Groundwater management in Denmark: downscaling decision objectives and upscaling uncertainty models

Thursday, 27 July 2017: 9:25 AM
Paul Brest West (Munger Conference Center)
Jef Caers, Stanford Earth Sciences, Stanford, CA, United States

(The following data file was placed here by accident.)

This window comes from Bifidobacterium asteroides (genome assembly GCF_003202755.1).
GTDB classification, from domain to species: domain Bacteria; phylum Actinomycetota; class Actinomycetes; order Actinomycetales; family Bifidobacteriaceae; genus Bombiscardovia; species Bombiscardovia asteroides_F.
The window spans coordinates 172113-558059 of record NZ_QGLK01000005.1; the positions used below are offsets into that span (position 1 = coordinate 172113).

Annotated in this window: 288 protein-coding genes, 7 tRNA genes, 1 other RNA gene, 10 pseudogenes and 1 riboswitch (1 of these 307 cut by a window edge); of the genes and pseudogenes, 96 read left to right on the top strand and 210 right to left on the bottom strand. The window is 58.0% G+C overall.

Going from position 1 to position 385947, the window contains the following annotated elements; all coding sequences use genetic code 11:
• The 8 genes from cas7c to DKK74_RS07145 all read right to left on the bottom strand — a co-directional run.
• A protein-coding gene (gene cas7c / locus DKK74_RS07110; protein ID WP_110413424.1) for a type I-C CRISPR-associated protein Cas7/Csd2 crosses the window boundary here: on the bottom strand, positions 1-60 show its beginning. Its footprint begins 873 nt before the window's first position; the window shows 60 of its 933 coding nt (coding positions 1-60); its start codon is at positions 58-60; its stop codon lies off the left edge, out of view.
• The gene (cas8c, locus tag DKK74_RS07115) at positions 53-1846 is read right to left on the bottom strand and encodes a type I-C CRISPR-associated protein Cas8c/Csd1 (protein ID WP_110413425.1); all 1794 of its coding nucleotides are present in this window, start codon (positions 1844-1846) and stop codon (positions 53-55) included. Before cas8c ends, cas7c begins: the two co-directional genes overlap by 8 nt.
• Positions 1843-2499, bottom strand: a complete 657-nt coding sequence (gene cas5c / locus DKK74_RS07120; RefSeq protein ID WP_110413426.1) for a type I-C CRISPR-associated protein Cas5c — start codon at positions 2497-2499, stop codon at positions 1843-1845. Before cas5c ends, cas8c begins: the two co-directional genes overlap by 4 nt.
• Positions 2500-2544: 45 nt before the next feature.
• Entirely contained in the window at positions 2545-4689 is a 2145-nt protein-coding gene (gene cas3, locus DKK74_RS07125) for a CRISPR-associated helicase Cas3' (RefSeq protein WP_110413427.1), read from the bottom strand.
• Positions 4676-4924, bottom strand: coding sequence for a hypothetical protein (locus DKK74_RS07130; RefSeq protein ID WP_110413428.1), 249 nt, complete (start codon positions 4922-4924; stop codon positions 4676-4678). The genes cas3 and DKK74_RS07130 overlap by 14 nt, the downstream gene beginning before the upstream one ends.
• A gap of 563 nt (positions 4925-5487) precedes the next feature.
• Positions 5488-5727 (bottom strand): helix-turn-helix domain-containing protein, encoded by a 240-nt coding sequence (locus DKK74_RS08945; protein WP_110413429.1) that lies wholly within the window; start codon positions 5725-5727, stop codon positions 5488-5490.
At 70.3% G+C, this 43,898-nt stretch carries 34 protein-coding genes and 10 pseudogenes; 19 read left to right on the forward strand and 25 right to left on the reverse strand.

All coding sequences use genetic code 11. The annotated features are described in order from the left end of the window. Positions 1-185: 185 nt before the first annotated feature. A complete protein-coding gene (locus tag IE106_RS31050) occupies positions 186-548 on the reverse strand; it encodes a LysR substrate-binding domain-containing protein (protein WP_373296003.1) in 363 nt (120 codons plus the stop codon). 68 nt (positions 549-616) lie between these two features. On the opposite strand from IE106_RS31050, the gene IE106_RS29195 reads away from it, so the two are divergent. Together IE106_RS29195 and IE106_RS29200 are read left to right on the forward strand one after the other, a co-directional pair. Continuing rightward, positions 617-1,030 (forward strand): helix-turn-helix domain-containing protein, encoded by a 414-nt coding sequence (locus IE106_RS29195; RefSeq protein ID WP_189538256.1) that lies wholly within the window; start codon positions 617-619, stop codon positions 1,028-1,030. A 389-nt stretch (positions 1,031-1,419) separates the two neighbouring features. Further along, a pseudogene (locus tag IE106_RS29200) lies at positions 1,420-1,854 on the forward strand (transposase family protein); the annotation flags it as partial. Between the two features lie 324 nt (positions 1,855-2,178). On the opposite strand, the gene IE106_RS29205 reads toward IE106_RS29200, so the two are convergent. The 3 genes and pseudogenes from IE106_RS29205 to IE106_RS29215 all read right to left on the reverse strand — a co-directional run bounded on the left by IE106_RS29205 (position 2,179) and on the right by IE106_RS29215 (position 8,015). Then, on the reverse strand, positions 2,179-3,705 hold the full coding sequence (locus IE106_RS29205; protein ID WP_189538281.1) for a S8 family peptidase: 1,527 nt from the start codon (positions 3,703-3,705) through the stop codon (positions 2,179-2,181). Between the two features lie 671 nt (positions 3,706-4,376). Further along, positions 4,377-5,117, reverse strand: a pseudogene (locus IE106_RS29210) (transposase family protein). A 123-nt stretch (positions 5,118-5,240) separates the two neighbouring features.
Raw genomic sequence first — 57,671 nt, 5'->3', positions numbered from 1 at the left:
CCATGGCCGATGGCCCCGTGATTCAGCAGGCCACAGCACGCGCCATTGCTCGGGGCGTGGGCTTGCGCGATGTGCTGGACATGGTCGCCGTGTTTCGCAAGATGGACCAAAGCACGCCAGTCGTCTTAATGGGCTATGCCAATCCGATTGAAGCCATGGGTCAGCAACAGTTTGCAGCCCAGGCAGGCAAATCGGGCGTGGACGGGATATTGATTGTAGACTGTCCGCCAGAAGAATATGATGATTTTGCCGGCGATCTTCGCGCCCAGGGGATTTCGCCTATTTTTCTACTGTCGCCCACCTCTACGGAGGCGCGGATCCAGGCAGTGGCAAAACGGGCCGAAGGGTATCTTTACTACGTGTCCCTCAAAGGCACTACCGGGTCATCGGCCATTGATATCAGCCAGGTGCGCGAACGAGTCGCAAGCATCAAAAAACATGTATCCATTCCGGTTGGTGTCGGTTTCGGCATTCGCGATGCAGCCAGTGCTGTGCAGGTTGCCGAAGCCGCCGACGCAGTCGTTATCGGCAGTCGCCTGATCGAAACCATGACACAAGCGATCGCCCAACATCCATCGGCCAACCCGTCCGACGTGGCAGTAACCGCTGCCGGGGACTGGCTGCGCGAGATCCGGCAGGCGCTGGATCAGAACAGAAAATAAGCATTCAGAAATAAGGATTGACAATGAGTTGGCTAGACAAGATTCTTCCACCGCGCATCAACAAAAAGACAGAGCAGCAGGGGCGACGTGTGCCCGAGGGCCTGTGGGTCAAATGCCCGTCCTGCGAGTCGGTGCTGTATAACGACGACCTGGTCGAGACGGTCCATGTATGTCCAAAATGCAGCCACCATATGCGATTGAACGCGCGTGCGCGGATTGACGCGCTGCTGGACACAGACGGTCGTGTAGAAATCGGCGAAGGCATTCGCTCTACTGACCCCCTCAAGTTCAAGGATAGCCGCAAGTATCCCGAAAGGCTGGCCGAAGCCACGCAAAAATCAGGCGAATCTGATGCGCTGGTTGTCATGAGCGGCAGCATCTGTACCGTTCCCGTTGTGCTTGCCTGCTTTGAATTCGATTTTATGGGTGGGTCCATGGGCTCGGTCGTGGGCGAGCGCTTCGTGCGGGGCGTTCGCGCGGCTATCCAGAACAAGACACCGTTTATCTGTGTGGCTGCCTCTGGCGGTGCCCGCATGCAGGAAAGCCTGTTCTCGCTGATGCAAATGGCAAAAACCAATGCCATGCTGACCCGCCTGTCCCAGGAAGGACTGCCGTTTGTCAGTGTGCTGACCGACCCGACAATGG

The real world requires decision making from messy data of various sources. These decisions are motivated by high-level decision objectives that impact local decision problems. The data however, is mostly local, and hence needs upscaling into a local and regional groundwater model on which decisions can be based. In this talk, I will present a practical case study in Denmark, involving re-allocating water wells that cause pollution and drain wetlands and streamflows. The data available are geophysical data (SkyTEM), head data, streamflow data, well-log data, conceptual geological data and information about the flow processes involved when pumping in a complex biogeochemical system. The strategy followed, termed Evidential Learning, avoids any explicit model inversion, instead, is based on learning from Monte Carlo runs through surrogate models. The surrogate model learns to make decisions directly from data, without calibrating groundwater models explicitly. This allows solving the decision problem effectively and account for all sources of uncertainty (lithology, boundary condition, rock physics, geological interpretation). The decision of re-allocation is currently being implemented by the local water district.